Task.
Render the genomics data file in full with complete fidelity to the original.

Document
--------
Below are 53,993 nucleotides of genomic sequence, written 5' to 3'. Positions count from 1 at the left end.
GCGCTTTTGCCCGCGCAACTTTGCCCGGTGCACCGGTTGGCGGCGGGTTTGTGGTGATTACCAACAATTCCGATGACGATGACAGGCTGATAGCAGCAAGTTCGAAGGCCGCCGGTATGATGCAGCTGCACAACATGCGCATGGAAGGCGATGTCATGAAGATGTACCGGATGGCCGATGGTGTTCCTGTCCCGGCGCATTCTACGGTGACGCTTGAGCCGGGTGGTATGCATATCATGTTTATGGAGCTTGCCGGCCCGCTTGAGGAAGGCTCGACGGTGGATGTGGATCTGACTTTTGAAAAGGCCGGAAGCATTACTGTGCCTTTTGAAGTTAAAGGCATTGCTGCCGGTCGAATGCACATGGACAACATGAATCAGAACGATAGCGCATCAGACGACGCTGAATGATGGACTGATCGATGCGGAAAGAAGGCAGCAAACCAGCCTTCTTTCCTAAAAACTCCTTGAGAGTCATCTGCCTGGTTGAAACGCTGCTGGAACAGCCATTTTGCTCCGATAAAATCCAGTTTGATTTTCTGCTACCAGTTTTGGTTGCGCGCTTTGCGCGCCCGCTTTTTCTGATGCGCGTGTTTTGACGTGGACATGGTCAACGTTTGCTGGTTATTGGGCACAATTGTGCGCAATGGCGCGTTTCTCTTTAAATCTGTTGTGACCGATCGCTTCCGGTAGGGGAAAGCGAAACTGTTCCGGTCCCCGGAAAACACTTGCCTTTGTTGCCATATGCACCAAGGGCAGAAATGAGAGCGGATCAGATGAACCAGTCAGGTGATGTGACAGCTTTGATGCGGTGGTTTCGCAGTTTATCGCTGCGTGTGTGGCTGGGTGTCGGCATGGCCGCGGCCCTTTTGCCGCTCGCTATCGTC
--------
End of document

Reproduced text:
Below are 53,993 nucleotides of genomic sequence, written 5' to 3'. Positions count from 1 at the left end.
GCGCTTTTGCCCGCGCAACTTTGCCCGGTGCACCGGTTGGCGGCGGGTTTGTGGTGATTACCAACAATTCCGATGACGATGACAGGCTGATAGCAGCAAGTTCGAAGGCCGCCGGTATGATGCAGCTGCACAACATGCGCATGGAAGGCGATGTCATGAAGATGTACCGGATGGCCGATGGTGTTCCTGTCCCGGCGCATTCTACGGTGACGCTTGAGCCGGGTGGTATGCATATCATGTTTATGGAGCTTGCCGGCCCGCTTGAGGAAGGCTCGACGGTGGATGTGGATCTGACTTTTGAAAAGGCCGGAAGCATTACTGTGCCTTTTGAAGTTAAAGGCATTGCTGCCGGTCGAATGCACATGGACAACATGAATCAGAACGATAGCGCATCAGACGACGCTGAATGATGGACTGATCGATGCGGAAAGAAGGCAGCAAACCAGCCTTCTTTCCTAAAAACTCCTTGAGAGTCATCTGCCTGGTTGAAACGCTGCTGGAACAGCCATTTTGCTCCGATAAAATCCAGTTTGATTTTCTGCTACCAGTTTTGGTTGCGCGCTTTGCGCGCCCGCTTTTTCTGATGCGCGTGTTTTGACGTGGACATGGTCAACGTTTGCTGGTTATTGGGCACAATTGTGCGCAATGGCGCGTTTCTCTTTAAATCTGTTGTGACCGATCGCTTCCGGTAGGGGAAAGCGAAACTGTTCCGGTCCCCGGAAAACACTTGCCTTTGTTGCCATATGCACCAAGGGCAGAAATGAGAGCGGATCAGATGAACCAGTCAGGTGATGTGACAGCTTTGATGCGGTGGTTTCGCAGTTTATCGCTGCGTGTGTGGCTGGGTGTCGGCATGGCCGCGGCCCTTTTGCCGCTCGCTATCGTC